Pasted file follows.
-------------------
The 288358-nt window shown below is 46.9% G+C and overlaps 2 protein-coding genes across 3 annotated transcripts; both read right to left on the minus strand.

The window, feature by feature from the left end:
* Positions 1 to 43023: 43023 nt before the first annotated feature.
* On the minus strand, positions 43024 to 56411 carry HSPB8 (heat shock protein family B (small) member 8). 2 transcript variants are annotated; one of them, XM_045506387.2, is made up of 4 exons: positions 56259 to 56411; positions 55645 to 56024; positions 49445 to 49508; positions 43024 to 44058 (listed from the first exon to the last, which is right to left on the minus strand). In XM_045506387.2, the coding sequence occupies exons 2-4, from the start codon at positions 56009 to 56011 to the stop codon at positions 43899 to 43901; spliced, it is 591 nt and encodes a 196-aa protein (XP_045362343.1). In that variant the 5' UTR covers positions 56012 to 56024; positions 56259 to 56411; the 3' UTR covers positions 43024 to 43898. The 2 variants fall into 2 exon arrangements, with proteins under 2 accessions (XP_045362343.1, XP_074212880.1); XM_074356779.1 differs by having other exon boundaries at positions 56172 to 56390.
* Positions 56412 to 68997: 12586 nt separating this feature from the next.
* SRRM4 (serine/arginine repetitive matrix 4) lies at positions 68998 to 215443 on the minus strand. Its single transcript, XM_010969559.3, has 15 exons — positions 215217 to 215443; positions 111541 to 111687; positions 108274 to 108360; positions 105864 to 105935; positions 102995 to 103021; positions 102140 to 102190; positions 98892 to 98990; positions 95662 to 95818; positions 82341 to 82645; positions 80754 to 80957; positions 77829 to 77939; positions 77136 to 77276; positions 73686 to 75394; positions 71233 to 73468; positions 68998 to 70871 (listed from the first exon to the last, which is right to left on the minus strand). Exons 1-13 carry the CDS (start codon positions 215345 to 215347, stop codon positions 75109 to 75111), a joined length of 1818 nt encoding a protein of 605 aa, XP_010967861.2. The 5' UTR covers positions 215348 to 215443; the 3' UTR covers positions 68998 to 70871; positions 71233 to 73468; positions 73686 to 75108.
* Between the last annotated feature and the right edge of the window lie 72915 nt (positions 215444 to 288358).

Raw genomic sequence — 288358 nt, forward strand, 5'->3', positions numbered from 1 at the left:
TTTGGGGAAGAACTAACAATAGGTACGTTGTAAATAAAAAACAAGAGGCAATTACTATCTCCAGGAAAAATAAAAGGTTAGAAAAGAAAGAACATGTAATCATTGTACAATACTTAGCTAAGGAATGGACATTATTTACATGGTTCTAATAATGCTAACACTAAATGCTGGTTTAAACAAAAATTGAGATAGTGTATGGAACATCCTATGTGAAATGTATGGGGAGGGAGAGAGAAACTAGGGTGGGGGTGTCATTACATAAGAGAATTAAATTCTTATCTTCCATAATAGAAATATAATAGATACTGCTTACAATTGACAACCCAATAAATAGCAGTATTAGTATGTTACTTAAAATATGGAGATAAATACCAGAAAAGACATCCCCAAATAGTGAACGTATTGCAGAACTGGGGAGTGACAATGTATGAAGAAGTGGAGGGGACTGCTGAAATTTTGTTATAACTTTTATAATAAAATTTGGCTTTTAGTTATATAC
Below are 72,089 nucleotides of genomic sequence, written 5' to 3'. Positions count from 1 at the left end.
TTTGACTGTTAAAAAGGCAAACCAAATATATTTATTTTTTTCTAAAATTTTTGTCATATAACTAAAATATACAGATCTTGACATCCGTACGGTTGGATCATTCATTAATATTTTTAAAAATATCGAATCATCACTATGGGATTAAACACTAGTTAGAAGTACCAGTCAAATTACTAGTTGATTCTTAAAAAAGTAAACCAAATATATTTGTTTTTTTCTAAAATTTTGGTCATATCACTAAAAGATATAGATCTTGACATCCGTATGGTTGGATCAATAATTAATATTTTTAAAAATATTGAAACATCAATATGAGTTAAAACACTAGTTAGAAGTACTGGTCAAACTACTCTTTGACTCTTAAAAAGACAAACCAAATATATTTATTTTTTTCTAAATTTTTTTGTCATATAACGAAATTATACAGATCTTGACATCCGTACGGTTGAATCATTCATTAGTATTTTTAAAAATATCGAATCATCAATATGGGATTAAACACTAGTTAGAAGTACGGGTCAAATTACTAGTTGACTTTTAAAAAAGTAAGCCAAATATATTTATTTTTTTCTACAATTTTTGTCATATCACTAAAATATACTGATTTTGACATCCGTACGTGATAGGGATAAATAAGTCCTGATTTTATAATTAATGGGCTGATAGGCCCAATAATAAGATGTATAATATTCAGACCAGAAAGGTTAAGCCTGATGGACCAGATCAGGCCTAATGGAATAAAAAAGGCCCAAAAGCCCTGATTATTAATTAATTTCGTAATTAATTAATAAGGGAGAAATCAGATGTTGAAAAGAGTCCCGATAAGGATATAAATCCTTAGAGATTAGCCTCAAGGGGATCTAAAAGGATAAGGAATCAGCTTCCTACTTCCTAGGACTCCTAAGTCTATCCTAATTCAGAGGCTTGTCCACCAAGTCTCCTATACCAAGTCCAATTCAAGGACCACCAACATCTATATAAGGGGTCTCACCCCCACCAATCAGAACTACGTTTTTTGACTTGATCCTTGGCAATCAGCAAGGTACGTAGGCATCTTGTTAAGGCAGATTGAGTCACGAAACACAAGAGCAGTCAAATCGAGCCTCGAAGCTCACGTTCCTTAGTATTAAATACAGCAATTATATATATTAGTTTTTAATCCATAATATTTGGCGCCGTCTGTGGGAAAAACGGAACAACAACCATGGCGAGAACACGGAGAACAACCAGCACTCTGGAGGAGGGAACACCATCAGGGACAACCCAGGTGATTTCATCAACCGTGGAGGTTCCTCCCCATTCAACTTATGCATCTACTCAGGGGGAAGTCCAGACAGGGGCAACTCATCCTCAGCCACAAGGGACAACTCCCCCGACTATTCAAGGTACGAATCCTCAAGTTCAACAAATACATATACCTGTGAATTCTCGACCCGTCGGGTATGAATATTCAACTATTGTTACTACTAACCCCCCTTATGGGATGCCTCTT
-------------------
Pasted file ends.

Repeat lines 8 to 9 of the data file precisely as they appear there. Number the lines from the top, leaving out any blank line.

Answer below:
Raw genomic sequence — 288358 nt, forward strand, 5'->3', positions numbered from 1 at the left:
TTTGGGGAAGAACTAACAATAGGTACGTTGTAAATAAAAAACAAGAGGCAATTACTATCTCCAGGAAAAATAAAAGGTTAGAAAAGAAAGAACATGTAATCATTGTACAATACTTAGCTAAGGAATGGACATTATTTACATGGTTCTAATAATGCTAACACTAAATGCTGGTTTAAACAAAAATTGAGATAGTGTATGGAACATCCTATGTGAAATGTATGGGGAGGGAGAGAGAAACTAGGGTGGGGGTGTCATTACATAAGAGAATTAAATTCTTATCTTCCATAATAGAAATATAATAGATACTGCTTACAATTGACAACCCAATAAATAGCAGTATTAGTATGTTACTTAAAATATGGAGATAAATACCAGAAAAGACATCCCCAAATAGTGAACGTATTGCAGAACTGGGGAGTGACAATGTATGAAGAAGTGGAGGGGACTGCTGAAATTTTGTTATAACTTTTATAATAAAATTTGGCTTTTAGTTATATAC